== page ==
Robert Louis Stevenson was born at Edinburgh, Scotland, on the 13th of November, 1850. As the son of a successful civil engineer he was expected to follow the family profession, but finally he was allowed to study law at Edinburgh University. Stevenson reacted violently against the Presbyterian respectability of the citys professional classes and this led to painful clashes with his parents. When he was twenty-three he became afflicted with a severe respiratory illness from which he was to suffer for the rest of his life.
It was at this time that he determind to become a writer. In 1879 he nearly killed himself travelling to California to marry Fanny Osbourne. Together they continued his search for a climate kind to his fragile health. His best-known novels, “Treasure Island” (1883) and “Kidnapped” (1886) are both products of this period, as is “The Strange Case of Dr. Jekyll and Mr. Hyde” (1886), more commonly referred to as “Dr. Jekyll and Mr. Hyde”. Finally he settled with his family in Samoa, where he died of cerebral hemorrhage on the 3rd of December, 1894.
Other books: “The Master of Ballantrae” (1889)
“A Footnote to History” (1892)
“In the South Seas” (1896)
Mr. Utterson, a lawyer, and his cousin, Mr. Enfield, were taking their customary Sunday morning walk in London, when they passed a gloomy house in a narrow street. Mr. Enfield told his companion that he had a frightening experience with an ugly-looking man who ran down a little girl at the doorway of the old building. His name was Hyde!
Utterson knew a little about Hyde, and Hydes strange connection with the respectable physician Dr. Jekyll, who also lived in this house. He knew about Jekylls will, which provided that all his possessions were to pass to Edward Hyde, in case of Jekylls “disappearance or unexplained absence for any period exceeding three calendar months” Utterson decided to make investigations. He called on Dr. Jekylls friend, Dr. Lanyon, who was very ill and exhausted and told him that Dr. Jekyll was no longer the man he used to be. Utterson spoke to Jekyll and offered to help him with Mr. Hyde, but that was impossible.
About a year later Sir Danvers Carew, a client of Utterson, was found murdered and a maid recognized Mr. Hyde as his murderer. But Hyde had disappeared and Dr. Jekyll showed Utterson and the police a letter signed by Hyde in which he wrote that he was going away for ever. As Dr. Lanyon died, Utterson found an envelope marked “Not to be opened till the death or disappearance of Henry Jekyll”.
One night Poole, Jekylls butler, called on Utterson. He reported that his master had shut himself up in his laboratory for a week, writting curious notes in which he asked the butler to get him certain drugs. They went to Jekylls house because they thought that Jekyll was murdered by Hyde. But inside they found Edward Hyde, dead, with a bottle poison beside him. There was not a trace of Dr. Jekyll. Dr. Lanyons envelope solved the mystery. He found out that Jekyll and Hyde were the same person. And this was his death.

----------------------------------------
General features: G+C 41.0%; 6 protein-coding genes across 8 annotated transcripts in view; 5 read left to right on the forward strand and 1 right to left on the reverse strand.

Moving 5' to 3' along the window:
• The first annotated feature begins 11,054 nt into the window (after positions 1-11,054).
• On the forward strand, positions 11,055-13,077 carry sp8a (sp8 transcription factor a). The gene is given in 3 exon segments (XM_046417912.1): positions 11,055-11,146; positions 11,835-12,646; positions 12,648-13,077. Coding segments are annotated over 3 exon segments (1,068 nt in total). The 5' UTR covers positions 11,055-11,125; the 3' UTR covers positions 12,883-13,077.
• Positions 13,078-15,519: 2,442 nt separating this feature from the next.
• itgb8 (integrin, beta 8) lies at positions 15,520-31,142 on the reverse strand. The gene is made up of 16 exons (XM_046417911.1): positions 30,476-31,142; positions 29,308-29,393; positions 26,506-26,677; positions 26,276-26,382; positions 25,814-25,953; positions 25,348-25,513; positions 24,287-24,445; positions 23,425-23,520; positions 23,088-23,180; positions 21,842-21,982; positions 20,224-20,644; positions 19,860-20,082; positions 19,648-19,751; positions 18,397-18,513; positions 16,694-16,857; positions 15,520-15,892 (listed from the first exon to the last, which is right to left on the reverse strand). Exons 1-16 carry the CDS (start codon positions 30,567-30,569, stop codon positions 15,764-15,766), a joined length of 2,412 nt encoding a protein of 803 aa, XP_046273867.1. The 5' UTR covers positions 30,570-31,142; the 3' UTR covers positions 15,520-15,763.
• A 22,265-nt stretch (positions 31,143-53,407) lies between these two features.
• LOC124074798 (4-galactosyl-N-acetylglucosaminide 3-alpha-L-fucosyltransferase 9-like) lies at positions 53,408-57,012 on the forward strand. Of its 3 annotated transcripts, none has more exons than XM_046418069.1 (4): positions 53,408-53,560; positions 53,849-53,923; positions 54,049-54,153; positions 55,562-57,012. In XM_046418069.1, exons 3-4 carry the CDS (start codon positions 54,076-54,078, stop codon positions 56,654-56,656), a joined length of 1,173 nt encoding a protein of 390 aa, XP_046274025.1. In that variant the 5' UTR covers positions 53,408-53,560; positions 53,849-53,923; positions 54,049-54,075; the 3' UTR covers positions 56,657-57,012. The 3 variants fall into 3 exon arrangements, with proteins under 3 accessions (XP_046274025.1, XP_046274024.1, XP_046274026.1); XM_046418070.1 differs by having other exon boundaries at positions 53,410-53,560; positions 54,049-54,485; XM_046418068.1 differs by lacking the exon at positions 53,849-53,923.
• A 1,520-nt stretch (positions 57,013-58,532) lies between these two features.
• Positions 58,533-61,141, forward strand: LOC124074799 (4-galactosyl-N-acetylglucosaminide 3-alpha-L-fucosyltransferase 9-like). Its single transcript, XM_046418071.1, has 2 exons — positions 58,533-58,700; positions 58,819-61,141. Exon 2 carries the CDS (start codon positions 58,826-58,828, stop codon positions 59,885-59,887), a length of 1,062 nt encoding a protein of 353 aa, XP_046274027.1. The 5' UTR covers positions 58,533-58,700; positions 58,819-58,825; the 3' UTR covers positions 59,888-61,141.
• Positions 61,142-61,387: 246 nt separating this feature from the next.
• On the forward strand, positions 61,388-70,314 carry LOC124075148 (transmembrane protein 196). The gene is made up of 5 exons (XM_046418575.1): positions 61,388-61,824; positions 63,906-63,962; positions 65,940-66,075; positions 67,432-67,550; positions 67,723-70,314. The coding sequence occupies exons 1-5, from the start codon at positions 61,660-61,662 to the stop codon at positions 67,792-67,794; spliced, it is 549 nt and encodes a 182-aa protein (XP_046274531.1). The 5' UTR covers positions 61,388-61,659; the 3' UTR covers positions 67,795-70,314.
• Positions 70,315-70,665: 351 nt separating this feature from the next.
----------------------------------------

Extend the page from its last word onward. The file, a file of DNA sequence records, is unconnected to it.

Dr. Jekylls own letter of confession was more detailed. He had invented a chemical which changed him completely from the kind and respectable Dr. Jekyll into the horrible Mr. Hyde. So he can do all the bad things he always wanted. But after a time he could no longer get the chemicals necessary to transform him back into his better self. There was no way but to kill himself.
Dr. Henry Jekyll: He is a prominent, popular London scientist of perhaps fifty. Jekyll is a large, handsome man. In the last phase of the story he tells us about himself. He is seen as a respectable man engaged in a worthy profession. He has been fascinated with the theory that man has a “good” side and a “bad” side, and he investigated the theory. His investigations were successful, the undeveloped evil side of his nature was set free. His evil dimension took the form of
Mr. Edward Hyde: Dr. Jekyll, in becoming Mr. Hyde, is liberating himself. He sets himself free from moral restraint and becomes beast-like, subhuman and pure evil. After the change he was slighter, smaller and younger than Jekyll.
Mr. Utterson: He is a lawyer and a man of a rugged countenance that was never lighted by a smile; cold, scanty and embarrassed in discourse; backward in sentiment; lean, long, dusty, dreary and somehow lovable. His friends were those of his own blood or those whom he had known longest and this united him to them.
Mr. Richard Enfield: He is Uttersons distant cousin and the well-known man about town. His relationship to Utterson is cool and distant and there is no real intimacy.
Dr. Hastie Lanyon: He was a gentleman with good manners, about 50 years old, and a lifelong friend and collegue of Dr. Jekyll. Utterson, Jekyll and Lanyon were very good friends.
Poole: He was Dr. Jekylls devoted butler. When the strange actions around Jekylls house started he always informed the loyal friends.
Stevenson wants to show that even in an apparently respectable man there is the potential of the evil and that nearly everyone is leading a doublelife within oneself. The theme is the division of one man into a dual personality. The division is caused by conflict between good and evil. Dr. Jekyll is the good person, Mr. Hyde is the bad one. “Hyde” has two meanings: In the beginning he is “hiding” for everyone. Utterson says: “If he is Mr. Hyde, I will be Mr. Seek.” Dr. Jekyll can “hide” himself in this person to do all the bad things he always wanted.
It is a frightening but also gripping book. Although the characters are highly educated the language is still easy to understand. The book shows us that every man has a good and a bad side. Even the best educated and politest men or women can sometimes have a day or a situation where they want to show the evil just to be good again the next time. But if you give the bad side a chance (as Dr. Jekyll did with his drugs), the bad side will dominate until you wont have a good side any more.